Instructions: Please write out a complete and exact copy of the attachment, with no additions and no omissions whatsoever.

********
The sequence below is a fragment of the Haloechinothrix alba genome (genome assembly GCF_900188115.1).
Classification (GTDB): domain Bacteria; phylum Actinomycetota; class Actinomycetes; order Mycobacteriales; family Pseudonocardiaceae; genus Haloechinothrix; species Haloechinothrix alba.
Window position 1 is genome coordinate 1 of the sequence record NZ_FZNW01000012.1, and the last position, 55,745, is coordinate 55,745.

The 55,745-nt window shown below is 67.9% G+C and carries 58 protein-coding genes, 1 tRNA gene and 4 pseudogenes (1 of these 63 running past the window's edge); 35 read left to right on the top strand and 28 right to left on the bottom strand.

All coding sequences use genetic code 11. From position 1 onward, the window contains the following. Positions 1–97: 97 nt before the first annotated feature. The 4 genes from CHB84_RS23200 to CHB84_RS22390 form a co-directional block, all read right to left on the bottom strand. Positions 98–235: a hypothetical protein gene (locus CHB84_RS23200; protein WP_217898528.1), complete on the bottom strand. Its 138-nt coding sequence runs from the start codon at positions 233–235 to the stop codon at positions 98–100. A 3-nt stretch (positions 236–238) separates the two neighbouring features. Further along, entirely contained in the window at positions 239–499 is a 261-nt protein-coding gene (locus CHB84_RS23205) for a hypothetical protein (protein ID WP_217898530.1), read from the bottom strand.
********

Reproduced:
The sequence below is a fragment of the Haloechinothrix alba genome (genome assembly GCF_900188115.1).
Classification (GTDB): domain Bacteria; phylum Actinomycetota; class Actinomycetes; order Mycobacteriales; family Pseudonocardiaceae; genus Haloechinothrix; species Haloechinothrix alba.
Window position 1 is genome coordinate 1 of the sequence record NZ_FZNW01000012.1, and the last position, 55,745, is coordinate 55,745.

The 55,745-nt window shown below is 67.9% G+C and carries 58 protein-coding genes, 1 tRNA gene and 4 pseudogenes (1 of these 63 running past the window's edge); 35 read left to right on the top strand and 28 right to left on the bottom strand.

All coding sequences use genetic code 11. From position 1 onward, the window contains the following. Positions 1–97: 97 nt before the first annotated feature. The 4 genes from CHB84_RS23200 to CHB84_RS22390 form a co-directional block, all read right to left on the bottom strand. Positions 98–235: a hypothetical protein gene (locus CHB84_RS23200; protein WP_217898528.1), complete on the bottom strand. Its 138-nt coding sequence runs from the start codon at positions 233–235 to the stop codon at positions 98–100. A 3-nt stretch (positions 236–238) separates the two neighbouring features. Further along, entirely contained in the window at positions 239–499 is a 261-nt protein-coding gene (locus CHB84_RS23205) for a hypothetical protein (protein ID WP_217898530.1), read from the bottom strand.